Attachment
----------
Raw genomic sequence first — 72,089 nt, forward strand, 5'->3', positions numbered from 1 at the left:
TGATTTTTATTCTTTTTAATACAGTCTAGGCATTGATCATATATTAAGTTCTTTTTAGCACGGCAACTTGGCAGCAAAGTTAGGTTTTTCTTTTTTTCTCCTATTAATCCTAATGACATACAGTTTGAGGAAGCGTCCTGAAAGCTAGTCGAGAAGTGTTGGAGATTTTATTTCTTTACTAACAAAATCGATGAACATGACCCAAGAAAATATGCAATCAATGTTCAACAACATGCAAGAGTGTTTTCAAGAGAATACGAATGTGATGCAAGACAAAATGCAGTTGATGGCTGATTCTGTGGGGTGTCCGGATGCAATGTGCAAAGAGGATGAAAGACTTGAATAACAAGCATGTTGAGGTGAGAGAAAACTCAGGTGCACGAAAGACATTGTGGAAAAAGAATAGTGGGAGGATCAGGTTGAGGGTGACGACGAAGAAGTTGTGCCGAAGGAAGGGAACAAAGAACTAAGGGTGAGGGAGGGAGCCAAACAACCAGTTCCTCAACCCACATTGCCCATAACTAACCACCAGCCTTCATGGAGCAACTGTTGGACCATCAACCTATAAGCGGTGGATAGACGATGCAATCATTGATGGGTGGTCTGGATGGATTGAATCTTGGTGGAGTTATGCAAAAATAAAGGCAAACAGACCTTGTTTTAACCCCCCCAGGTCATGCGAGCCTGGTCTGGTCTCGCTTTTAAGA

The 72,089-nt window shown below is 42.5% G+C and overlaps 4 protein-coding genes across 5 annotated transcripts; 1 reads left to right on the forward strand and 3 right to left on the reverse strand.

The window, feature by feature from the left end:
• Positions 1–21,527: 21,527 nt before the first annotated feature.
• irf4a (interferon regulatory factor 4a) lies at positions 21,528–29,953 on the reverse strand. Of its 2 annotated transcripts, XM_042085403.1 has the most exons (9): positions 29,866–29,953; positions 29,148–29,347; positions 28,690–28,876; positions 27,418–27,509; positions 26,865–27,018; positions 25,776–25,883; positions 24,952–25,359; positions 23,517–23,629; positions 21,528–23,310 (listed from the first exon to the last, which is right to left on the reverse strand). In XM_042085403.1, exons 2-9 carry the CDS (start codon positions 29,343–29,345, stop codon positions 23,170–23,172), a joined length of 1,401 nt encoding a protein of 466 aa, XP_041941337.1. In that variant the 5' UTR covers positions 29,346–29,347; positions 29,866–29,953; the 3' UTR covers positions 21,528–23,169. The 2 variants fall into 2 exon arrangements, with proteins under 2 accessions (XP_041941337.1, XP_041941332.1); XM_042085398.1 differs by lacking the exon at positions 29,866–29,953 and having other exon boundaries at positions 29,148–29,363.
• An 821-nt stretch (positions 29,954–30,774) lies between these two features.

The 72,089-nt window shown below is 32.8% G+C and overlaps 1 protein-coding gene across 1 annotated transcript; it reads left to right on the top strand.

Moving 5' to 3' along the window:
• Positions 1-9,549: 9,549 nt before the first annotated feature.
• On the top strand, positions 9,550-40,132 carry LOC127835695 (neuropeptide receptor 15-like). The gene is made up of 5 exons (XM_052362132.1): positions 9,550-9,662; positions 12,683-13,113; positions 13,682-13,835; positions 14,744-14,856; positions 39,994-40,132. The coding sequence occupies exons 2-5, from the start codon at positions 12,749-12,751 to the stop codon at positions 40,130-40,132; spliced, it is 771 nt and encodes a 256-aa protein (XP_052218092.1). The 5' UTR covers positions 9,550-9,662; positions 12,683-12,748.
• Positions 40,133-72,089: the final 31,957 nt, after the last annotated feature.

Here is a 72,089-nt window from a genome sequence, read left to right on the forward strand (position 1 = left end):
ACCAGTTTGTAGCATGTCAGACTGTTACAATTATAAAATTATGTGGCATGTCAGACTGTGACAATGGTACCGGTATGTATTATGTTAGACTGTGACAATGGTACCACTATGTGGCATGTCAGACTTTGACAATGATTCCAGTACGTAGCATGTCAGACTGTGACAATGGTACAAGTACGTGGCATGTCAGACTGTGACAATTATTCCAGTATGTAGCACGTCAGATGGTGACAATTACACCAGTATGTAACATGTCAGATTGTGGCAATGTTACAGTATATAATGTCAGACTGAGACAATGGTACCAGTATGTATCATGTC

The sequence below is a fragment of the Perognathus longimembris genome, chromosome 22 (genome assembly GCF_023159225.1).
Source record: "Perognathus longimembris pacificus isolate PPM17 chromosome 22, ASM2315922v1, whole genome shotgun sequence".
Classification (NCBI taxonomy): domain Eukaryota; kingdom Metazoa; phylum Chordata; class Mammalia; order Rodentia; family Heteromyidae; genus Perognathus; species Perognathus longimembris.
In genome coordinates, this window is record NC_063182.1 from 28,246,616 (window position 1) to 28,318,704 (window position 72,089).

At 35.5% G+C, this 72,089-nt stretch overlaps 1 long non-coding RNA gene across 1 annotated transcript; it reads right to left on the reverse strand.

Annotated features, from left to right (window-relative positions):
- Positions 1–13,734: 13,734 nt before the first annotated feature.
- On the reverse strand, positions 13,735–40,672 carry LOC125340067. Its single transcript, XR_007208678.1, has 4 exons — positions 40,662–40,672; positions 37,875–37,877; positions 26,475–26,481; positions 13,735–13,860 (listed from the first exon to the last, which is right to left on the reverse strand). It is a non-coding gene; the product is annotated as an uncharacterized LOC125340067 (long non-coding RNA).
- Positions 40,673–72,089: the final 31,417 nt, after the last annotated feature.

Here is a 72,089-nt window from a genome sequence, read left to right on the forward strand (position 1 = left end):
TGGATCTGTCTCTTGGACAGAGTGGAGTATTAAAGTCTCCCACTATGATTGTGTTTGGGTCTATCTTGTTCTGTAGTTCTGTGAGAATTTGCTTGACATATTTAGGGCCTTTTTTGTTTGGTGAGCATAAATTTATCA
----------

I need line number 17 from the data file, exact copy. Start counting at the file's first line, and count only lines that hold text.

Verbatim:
Classification (NCBI taxonomy): domain Eukaryota; kingdom Metazoa; phylum Chordata; class Mammalia; order Rodentia; family Heteromyidae; genus Perognathus; species Perognathus longimembris.